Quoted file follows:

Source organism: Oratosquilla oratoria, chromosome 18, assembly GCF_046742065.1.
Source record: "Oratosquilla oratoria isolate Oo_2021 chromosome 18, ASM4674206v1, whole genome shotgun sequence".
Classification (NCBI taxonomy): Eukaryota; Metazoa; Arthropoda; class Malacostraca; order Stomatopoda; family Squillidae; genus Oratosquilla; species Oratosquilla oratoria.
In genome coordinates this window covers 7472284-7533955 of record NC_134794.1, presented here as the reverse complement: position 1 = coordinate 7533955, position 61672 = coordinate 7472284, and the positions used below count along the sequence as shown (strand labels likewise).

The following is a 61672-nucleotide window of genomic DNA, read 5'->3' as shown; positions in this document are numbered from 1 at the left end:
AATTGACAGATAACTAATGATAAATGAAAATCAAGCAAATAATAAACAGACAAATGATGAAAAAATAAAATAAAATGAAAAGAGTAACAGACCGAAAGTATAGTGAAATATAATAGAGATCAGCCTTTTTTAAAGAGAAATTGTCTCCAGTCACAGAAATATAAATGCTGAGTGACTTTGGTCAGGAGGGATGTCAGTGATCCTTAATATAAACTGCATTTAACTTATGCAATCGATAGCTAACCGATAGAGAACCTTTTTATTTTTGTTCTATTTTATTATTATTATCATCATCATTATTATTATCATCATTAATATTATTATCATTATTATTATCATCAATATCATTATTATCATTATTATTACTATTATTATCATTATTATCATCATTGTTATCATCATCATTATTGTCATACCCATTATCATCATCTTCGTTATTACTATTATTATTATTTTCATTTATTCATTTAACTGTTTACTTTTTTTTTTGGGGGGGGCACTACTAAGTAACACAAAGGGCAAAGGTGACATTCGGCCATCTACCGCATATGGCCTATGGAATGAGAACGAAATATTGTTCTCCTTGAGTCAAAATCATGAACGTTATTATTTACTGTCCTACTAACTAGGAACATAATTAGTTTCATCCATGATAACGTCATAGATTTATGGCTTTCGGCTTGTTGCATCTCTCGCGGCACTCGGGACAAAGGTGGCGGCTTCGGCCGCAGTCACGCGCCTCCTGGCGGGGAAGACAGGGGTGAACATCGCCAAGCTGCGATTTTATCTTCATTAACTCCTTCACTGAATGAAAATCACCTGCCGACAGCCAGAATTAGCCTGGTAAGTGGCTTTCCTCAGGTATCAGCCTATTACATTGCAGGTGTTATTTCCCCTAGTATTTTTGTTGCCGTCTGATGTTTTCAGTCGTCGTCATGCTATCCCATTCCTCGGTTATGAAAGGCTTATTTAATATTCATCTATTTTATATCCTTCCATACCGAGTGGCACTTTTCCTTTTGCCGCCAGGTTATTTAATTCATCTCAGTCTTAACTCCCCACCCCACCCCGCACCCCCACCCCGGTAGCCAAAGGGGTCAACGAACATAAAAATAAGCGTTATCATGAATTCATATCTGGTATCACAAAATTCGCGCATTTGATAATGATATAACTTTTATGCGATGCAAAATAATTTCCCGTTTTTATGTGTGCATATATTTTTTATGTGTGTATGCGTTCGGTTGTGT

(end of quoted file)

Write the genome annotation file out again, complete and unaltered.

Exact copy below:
Source organism: Oratosquilla oratoria, chromosome 18, assembly GCF_046742065.1.
Source record: "Oratosquilla oratoria isolate Oo_2021 chromosome 18, ASM4674206v1, whole genome shotgun sequence".
Classification (NCBI taxonomy): Eukaryota; Metazoa; Arthropoda; class Malacostraca; order Stomatopoda; family Squillidae; genus Oratosquilla; species Oratosquilla oratoria.
In genome coordinates this window covers 7472284-7533955 of record NC_134794.1, presented here as the reverse complement: position 1 = coordinate 7533955, position 61672 = coordinate 7472284, and the positions used below count along the sequence as shown (strand labels likewise).

The following is a 61672-nucleotide window of genomic DNA, read 5'->3' as shown; positions in this document are numbered from 1 at the left end:
AATTGACAGATAACTAATGATAAATGAAAATCAAGCAAATAATAAACAGACAAATGATGAAAAAATAAAATAAAATGAAAAGAGTAACAGACCGAAAGTATAGTGAAATATAATAGAGATCAGCCTTTTTTAAAGAGAAATTGTCTCCAGTCACAGAAATATAAATGCTGAGTGACTTTGGTCAGGAGGGATGTCAGTGATCCTTAATATAAACTGCATTTAACTTATGCAATCGATAGCTAACCGATAGAGAACCTTTTTATTTTTGTTCTATTTTATTATTATTATCATCATCATTATTATTATCATCATTAATATTATTATCATTATTATTATCATCAATATCATTATTATCATTATTATTACTATTATTATCATTATTATCATCATTGTTATCATCATCATTATTGTCATACCCATTATCATCATCTTCGTTATTACTATTATTATTATTTTCATTTATTCATTTAACTGTTTACTTTTTTTTTTGGGGGGGGCACTACTAAGTAACACAAAGGGCAAAGGTGACATTCGGCCATCTACCGCATATGGCCTATGGAATGAGAACGAAATATTGTTCTCCTTGAGTCAAAATCATGAACGTTATTATTTACTGTCCTACTAACTAGGAACATAATTAGTTTCATCCATGATAACGTCATAGATTTATGGCTTTCGGCTTGTTGCATCTCTCGCGGCACTCGGGACAAAGGTGGCGGCTTCGGCCGCAGTCACGCGCCTCCTGGCGGGGAAGACAGGGGTGAACATCGCCAAGCTGCGATTTTATCTTCATTAACTCCTTCACTGAATGAAAATCACCTGCCGACAGCCAGAATTAGCCTGGTAAGTGGCTTTCCTCAGGTATCAGCCTATTACATTGCAGGTGTTATTTCCCCTAGTATTTTTGTTGCCGTCTGATGTTTTCAGTCGTCGTCATGCTATCCCATTCCTCGGTTATGAAAGGCTTATTTAATATTCATCTATTTTATATCCTTCCATACCGAGTGGCACTTTTCCTTTTGCCGCCAGGTTATTTAATTCATCTCAGTCTTAACTCCCCACCCCACCCCGCACCCCCACCCCGGTAGCCAAAGGGGTCAACGAACATAAAAATAAGCGTTATCATGAATTCATATCTGGTATCACAAAATTCGCGCATTTGATAATGATATAACTTTTATGCGATGCAAAATAATTTCCCGTTTTTATGTGTGCATATATTTTTTATGTGTGTATGCGTTCGGTTGTGT